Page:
FDA Permits Third COVID-19 Vaccine Dose for Immunocompromised People


The move will offer an extra boost of immunity for patients with compromised immune systems, including organ transplant recipients.

This article was originally published on InfectionControlToday.com.

The US Food and Drug Administration (FDA) announced Thursday it has authorized a third dose of either the Pfizer/BioNTech or Moderna mRNA COVID-19 vaccines for patients with compromised immune systems.

In a press release, Acting FDA Commissioner Janet Woodcock, MD, said that yesterday’s ruling “allows doctors to boost immunity in certain immunocompromised individuals who need extra protection from COVID-19. As we’ve previously stated, other individuals who are fully vaccinated are adequately protected and do not need an additional dose of COVID-19 vaccine at this time. The FDA is actively engaged in a science-based, rigorous process with our federal partners to consider whether an additional dose may be needed in the future.”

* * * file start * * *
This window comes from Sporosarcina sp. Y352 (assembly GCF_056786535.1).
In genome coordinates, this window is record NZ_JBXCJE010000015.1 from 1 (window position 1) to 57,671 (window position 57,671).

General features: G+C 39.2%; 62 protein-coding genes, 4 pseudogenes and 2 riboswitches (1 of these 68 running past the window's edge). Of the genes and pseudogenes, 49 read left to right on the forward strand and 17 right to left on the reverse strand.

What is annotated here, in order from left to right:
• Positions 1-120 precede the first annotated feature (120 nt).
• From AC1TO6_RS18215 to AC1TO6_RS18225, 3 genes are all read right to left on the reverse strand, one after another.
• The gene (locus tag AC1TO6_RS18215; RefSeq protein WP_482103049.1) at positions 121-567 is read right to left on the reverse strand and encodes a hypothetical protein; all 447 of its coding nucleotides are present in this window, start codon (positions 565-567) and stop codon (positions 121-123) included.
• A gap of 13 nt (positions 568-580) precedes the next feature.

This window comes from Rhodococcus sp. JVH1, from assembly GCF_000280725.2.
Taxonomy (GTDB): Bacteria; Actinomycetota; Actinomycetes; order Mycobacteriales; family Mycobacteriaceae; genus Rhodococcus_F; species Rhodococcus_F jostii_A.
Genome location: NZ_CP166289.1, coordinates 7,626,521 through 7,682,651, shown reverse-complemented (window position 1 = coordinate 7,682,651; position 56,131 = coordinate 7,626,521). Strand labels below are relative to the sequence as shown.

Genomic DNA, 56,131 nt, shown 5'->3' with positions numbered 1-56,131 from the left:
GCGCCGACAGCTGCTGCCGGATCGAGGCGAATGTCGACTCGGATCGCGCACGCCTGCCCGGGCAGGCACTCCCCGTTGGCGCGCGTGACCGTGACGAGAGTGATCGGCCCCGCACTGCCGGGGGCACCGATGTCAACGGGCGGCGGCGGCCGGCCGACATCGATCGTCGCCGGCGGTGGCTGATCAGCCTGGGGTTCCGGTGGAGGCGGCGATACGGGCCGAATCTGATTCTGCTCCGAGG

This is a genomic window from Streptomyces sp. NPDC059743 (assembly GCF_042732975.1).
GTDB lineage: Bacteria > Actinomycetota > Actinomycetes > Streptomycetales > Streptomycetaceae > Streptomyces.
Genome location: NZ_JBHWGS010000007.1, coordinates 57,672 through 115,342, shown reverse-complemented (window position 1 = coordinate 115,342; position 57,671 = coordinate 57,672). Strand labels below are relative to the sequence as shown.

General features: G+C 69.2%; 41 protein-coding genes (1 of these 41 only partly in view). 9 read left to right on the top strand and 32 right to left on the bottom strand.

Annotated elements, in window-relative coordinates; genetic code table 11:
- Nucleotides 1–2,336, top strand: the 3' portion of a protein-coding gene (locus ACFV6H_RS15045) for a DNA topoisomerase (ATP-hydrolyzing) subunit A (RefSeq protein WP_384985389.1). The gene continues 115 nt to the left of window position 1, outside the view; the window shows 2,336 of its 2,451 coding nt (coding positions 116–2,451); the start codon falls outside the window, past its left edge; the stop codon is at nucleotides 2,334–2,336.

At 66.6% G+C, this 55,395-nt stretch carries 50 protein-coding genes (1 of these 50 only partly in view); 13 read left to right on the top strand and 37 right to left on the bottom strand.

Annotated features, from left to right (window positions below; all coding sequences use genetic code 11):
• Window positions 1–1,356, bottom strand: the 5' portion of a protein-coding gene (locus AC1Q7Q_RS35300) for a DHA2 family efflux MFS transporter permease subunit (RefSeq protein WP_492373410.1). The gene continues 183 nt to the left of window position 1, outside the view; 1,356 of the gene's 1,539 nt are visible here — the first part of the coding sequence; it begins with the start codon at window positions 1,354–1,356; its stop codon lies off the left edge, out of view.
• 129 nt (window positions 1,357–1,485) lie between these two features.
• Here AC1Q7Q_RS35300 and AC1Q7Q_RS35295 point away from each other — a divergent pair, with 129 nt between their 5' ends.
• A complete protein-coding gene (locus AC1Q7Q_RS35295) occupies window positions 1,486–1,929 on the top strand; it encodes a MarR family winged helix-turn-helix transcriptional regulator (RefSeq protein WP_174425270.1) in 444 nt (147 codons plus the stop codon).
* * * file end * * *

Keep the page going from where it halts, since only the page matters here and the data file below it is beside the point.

“The FDA expanded the emergency use authorization (EUA) for both the Pfizer/BioNTech and Moderna vaccines. That decision will then be evaluated by the CDC’s Advisory Committee on Immunization Practices (ACIP) this afternoon. That’s expected to be a formality as the committee in July urged the FDA to authorize a third dose of the vaccine for the immunocompromised. The booster shots could become available for immunocompromised adults as soon as tonight.

The ruling was primarily made to benefit organ transplant patients but others with compromised immune systems, such as those battling cancer and HIV, would also be eligible for booster shots. About 2.7% of adults in the United States are immunocompromised, according to the CDC. However, recent ACIP data show that the immunocompromised make up about 44% of COVID-19 breakthrough cases.

The FDA encourages such patients to explore treatment options with their health care providers should they contract COVID-19 or be exposed to someone with COVID-19.

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